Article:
Wednesday, May 29, 2013

Displays

I create hallway displays of my students work for a number of reasons:
  1. Kids love seeing their work hung up. It gives them a sense of pride knowing that someone thinks their work is special enough to deserve special attention in a display. :)
  2. Hallway displays act as a springboard for conversation amongst parents and colleagues about what students do in the art room and why it is important. This is also why every display I put up is accompanied with a list of standards met (including cross-curricular standards), exactly what we did, my methodology/procedures, and supporting materials/resources used.
  3. Displays can be used as an informal assessment of student success. I can quickly examine the overall understanding of concepts I was trying to teach students with the project.
  4. It makes my school more beautiful. Yes - displays can just be plain-old aesthetically pleasing. :)
I'm sure if I sat here a bit longer I could come up with an even longer and more elaborate list - however I don't think anyone reading this is going to fight me on the legitimacy of student art displays.. ;)
So without further adieu...  here are most of my student art displays from my first year of teaching!
Each caption links to the original lesson post on my blog.

Ms. Gram's Student Art Displays 2012-2013

Kindergarten

Kindergarteners looked at the artwork of Wassily Kandinsky and created their very own concentric circle artwork. Students were also introduced to primary and secondary colors and demonstrated their ability to use the primary colors (red, yellow, and blue) to mix the secondary colors (orange, purple, and green).
Kindergarteners were introduced to the ideas of texture and printmaking and created these lupine flowers using tempera paint overtop a watercolor-crayon resist background.

Kindergarteners created rainbow mosaics using scrap painted paper to demonstrate their understanding of rainbow-order and further practice their ability to tear and glue paper.

 

1st grade

This was an extension to a lesson in which students explored the art terms “texture” and “variety”.
This was a lesson done on a short week with one of my first grades right before winter break.

Students explored form and architecture in this paper sculpture project.

 

2nd grade

Accompanies display below.
Students explored the concept of linear symmetry, insects, and architecture in these cross-curricular collage and creative writing pieces.
Students continued to learn about creating the illusion of depth in their artwork by further exploring the ideas of layering (foreground, middle-ground, background), tints and shades, silhouettes , and creating the illusion of form with highlights and shadows. The work was inspired by the books “Snowmen at Night” and “Snowmen at Work” by Caralyn Buehner.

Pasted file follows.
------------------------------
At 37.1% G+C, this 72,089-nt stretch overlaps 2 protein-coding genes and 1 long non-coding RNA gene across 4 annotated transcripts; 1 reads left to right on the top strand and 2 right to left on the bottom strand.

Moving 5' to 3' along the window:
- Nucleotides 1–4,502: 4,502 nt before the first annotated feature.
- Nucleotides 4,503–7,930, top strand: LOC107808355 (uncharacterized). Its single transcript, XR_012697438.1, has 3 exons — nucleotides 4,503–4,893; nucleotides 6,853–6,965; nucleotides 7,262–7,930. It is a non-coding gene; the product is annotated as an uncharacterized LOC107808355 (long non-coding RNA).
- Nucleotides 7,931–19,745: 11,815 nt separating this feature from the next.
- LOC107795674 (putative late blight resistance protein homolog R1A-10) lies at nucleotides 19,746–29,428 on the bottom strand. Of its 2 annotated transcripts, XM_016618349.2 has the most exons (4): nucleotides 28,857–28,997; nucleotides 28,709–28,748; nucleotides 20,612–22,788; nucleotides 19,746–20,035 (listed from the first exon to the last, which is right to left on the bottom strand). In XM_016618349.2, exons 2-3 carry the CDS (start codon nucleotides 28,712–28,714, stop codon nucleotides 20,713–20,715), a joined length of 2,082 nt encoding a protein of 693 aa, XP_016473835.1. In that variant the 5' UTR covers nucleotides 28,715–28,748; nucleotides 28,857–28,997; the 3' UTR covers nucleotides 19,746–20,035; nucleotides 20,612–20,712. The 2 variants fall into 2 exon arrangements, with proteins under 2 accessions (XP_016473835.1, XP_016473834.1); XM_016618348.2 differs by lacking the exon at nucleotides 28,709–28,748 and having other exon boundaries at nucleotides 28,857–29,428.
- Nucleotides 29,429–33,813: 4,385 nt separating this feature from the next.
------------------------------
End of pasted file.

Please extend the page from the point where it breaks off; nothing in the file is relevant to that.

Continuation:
Students examined Van Gogh's "Starry Night" and explored the idea of creating movement by using a variety of different line types. Students created a watercolor-oil pastel resist for the background, then created interesting shapes to form a cityscape silhouette.

 

3rd grade

Accompanies display below.
Students learned about the differences between Georgia freshwater and saltwater fish and created their own aquariums featuring a particular species of fish hiding behind river/ocean camouflage. Facts about the fish were added to the backs of their aquariums to provide the viewer with additional information.
Inspired by the artwork and story “Tar Beach” by African-American author Faith Ringgold, students created their own patches for our 3rd grade story quilt answering the prompt “Where would you go if you could fly and why?”.

 

4th grade

Accompanies display below.
Students examined the artwork of M.C. Escher and learned all about tessellations. Afterwards, students created their own tessellations using the translation method and transformed them into their own ‘monsters’.

Students learned about the totem poles of the Pacific Northwest Native Americans and their rich history of visual storytelling and symbolism. Students then created their own totem pole piece which they felt best symbolized themselves.

Inspired by the artwork by painter Winslow Homer, students learned about the differences between landscapes and seascapes, then created their own seascapes using a variety of techniques and materials (including origami, watercolor, tempera painting, and collage).

 

5th grade

Students explored various forms of indigenous Mexican art including Zapotec weavings, Amate bark painting, and Aztec suns in this centers-based lesson.

Art Club


My goal now for next year - even more displays (and better photography of them)! :)

3 comments:

  1. Beautiful displays! Thanks for sharing them! :)

    ReplyDelete
  2. Awesome displays! I'm trying to figure out the best way for signs. Do you have a diecut machine or did you buy all those fun colorful letters from somewhere?

    ReplyDelete